Perhaps best known for its extravagant Carnaval celebration, Las Tablas is the center of Panama’s folkloric culture. Though not well known to North Americans, Panamanians flock here regularly, particularly to the two annual festivals that are held each year to honor the pollera, the national dress.
But folklore is just the start of what this friendly little town has to offer. In-the-know expats have been coming here for several years. They come from all over—we’ve met residents from Europe, South America, the U.S., and Canada.
To get to Las Tablas on Panama’s Azuero Peninsula, you follow a new road past ranches, rolling hills, and low mountains, and past the city of Chitre.
That’s how my husband and I found it in the spring of 2012. Back then, we needed a place to live and regroup after the financial meltdown in the U.S. We had made only one exploratory trip to the country, and weren’t attracted to Panama City, David, or Boquete…but when we arrived in Las Tablas in the early evening, we sensed a vibrancy about the town that appealed to us.
The heart of the town is the parque, or town square. Anchored by the Iglesia de Santa Librada at one corner, with a museum, stores, and offices all around, it’s where 100,000 people jam in to party and watch the parades during Carnaval, where women from all over the country show off their beautiful polleras during the Mil Polleras festival in January, and where the Christmas parade and the New Year’s Eve celebration happen.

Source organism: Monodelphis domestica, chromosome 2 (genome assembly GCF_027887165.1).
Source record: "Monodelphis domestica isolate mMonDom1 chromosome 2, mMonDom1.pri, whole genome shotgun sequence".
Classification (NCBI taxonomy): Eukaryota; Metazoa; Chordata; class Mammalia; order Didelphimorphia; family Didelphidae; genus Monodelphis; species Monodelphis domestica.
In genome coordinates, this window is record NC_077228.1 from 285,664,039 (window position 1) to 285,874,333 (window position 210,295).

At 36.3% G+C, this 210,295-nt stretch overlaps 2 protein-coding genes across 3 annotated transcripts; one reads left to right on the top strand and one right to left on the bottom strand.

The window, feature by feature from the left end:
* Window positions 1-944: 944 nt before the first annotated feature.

On a regular day, you’ll see people sitting in the park with their laptops using the free municipal WiFi, or hanging out with their friends in the gazebo. Shoppers wander through carrying bags and parcels.
Las Tablas is an affordable place to live. We found a furnished house to rent in an upscale subdivision on the edge of town. It comprised three bedrooms, two bathrooms, and front and back porches. Price: $400 a month. We didn’t own a car for the first eight months, and our total expenses, including transportation, entertainment and eating out a couple times each week, totaled $1533.50. After we bought a car, expenses increased by a few dollars per month.
There’s plenty to do in Las Tablas: cycling, aqua aerobics at one of several area swimming pools, or beaches to walk or swim. From the center of town, a 12 to 15 minute drive takes you to two very different beaches. Las Comadres—our favorite—is usually deserted except on Sundays. Uverito provides more parking, restaurants, and bars.
If you’re not in the mood for the beach, head west into the mountains for spectacular views and a respite from the heat. There you’ll find rivers, streams, waterfalls, and swimming holes.
The town also boasts good dining, from the open-air fondas to more upscale establishments. A meal for two, with a couple of beers, at a mid-value restaurant like El Caseron will set you back less than $20. If you’re looking for lunch, almost every eatery in town offers a menu del dia which includes soup, a main course, and often a beverage or dessert, for $2 or $2.50 a head.
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